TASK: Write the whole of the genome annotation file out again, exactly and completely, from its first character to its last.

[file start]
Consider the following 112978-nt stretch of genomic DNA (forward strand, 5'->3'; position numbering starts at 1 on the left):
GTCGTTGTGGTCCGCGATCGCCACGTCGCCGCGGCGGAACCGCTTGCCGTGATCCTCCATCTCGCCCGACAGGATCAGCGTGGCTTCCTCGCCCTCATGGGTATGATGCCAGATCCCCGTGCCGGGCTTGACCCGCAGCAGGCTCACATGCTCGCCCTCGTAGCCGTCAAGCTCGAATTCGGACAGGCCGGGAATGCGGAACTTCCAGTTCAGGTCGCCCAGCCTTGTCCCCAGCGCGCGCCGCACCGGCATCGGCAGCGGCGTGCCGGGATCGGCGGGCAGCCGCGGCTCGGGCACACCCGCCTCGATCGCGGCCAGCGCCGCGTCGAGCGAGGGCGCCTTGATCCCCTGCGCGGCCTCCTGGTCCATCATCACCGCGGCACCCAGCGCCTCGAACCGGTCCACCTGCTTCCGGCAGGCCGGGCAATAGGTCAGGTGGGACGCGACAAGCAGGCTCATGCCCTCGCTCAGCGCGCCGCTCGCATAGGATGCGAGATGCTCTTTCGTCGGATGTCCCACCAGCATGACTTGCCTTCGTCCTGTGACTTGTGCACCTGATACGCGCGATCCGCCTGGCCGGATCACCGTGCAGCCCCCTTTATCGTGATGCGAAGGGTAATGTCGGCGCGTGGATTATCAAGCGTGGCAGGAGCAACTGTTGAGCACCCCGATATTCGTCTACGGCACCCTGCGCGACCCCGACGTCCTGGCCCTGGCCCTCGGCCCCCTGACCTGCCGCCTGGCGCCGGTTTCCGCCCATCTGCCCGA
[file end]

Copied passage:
Consider the following 112978-nt stretch of genomic DNA (forward strand, 5'->3'; position numbering starts at 1 on the left):
GTCGTTGTGGTCCGCGATCGCCACGTCGCCGCGGCGGAACCGCTTGCCGTGATCCTCCATCTCGCCCGACAGGATCAGCGTGGCTTCCTCGCCCTCATGGGTATGATGCCAGATCCCCGTGCCGGGCTTGACCCGCAGCAGGCTCACATGCTCGCCCTCGTAGCCGTCAAGCTCGAATTCGGACAGGCCGGGAATGCGGAACTTCCAGTTCAGGTCGCCCAGCCTTGTCCCCAGCGCGCGCCGCACCGGCATCGGCAGCGGCGTGCCGGGATCGGCGGGCAGCCGCGGCTCGGGCACACCCGCCTCGATCGCGGCCAGCGCCGCGTCGAGCGAGGGCGCCTTGATCCCCTGCGCGGCCTCCTGGTCCATCATCACCGCGGCACCCAGCGCCTCGAACCGGTCCACCTGCTTCCGGCAGGCCGGGCAATAGGTCAGGTGGGACGCGACAAGCAGGCTCATGCCCTCGCTCAGCGCGCCGCTCGCATAGGATGCGAGATGCTCTTTCGTCGGATGTCCCACCAGCATGACTTGCCTTCGTCCTGTGACTTGTGCACCTGATACGCGCGATCCGCCTGGCCGGATCACCGTGCAGCCCCCTTTATCGTGATGCGAAGGGTAATGTCGGCGCGTGGATTATCAAGCGTGGCAGGAGCAACTGTTGAGCACCCCGATATTCGTCTACGGCACCCTGCGCGACCCCGACGTCCTGGCCCTGGCCCTCGGCCCCCTGACCTGCCGCCTGGCGCCGGTTTCCGCCCATCTGCCCGA